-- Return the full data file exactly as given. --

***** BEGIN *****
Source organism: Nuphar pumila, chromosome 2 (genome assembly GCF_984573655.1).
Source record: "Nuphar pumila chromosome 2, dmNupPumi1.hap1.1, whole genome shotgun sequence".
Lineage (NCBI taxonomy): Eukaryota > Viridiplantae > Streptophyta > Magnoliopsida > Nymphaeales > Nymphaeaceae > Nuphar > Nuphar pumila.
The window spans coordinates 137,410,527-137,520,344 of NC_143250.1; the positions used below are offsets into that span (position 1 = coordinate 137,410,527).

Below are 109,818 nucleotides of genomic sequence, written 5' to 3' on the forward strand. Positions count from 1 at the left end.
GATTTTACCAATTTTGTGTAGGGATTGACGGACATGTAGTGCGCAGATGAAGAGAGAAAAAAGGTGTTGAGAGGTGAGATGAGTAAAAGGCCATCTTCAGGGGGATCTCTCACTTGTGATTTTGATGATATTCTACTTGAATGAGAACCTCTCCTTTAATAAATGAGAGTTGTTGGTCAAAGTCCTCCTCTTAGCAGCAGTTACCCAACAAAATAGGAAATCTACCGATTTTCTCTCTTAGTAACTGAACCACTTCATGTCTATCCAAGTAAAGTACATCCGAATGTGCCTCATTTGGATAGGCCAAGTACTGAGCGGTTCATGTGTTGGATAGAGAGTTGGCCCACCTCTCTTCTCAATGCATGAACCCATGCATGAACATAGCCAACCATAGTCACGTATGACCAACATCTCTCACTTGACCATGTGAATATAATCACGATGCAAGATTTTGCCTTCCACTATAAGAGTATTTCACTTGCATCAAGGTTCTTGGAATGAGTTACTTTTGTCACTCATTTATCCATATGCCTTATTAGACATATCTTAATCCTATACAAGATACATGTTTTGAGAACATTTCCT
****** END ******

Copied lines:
Source organism: Nuphar pumila, chromosome 2 (genome assembly GCF_984573655.1).
Source record: "Nuphar pumila chromosome 2, dmNupPumi1.hap1.1, whole genome shotgun sequence".
Lineage (NCBI taxonomy): Eukaryota > Viridiplantae > Streptophyta > Magnoliopsida > Nymphaeales > Nymphaeaceae > Nuphar > Nuphar pumila.
The window spans coordinates 137,410,527-137,520,344 of NC_143250.1; the positions used below are offsets into that span (position 1 = coordinate 137,410,527).

Below are 109,818 nucleotides of genomic sequence, written 5' to 3' on the forward strand. Positions count from 1 at the left end.
GATTTTACCAATTTTGTGTAGGGATTGACGGACATGTAGTGCGCAGATGAAGAGAGAAAAAAGGTGTTGAGAGGTGAGATGAGTAAAAGGCCATCTTCAGGGGGATCTCTCACTTGTGATTTTGATGATATTCTACTTGAATGAGAACCTCTCCTTTAATAAATGAGAGTTGTTGGTCAAAGTCCTCCTCTTAGCAGCAGTTACCCAACAAAATAGGAAATCTACCGATTTTCTCTCTTAGTAACTGAACCACTTCATGTCTATCCAAGTAAAGTACATCCGAATGTGCCTCATTTGGATAGGCCAAGTACTGAGCGGTTCATGTGTTGGATAGAGAGTTGGCCCACCTCTCTTCTCAATGCATGAACCCATGCATGAACATAGCCAACCATAGTCACGTATGACCAACATCTCTCACTTGACCATGTGAATATAATCACGATGCAAGATTTTGCCTTCCACTATAAGAGTATTTCACTTGCATCAAGGTTCTTGGAATGAGTTACTTTTGTCACTCATTTATCCATATGCCTTATTAGACATATCTTAATCCTATACAAGATACATGTTTTGAGAACATTTCCT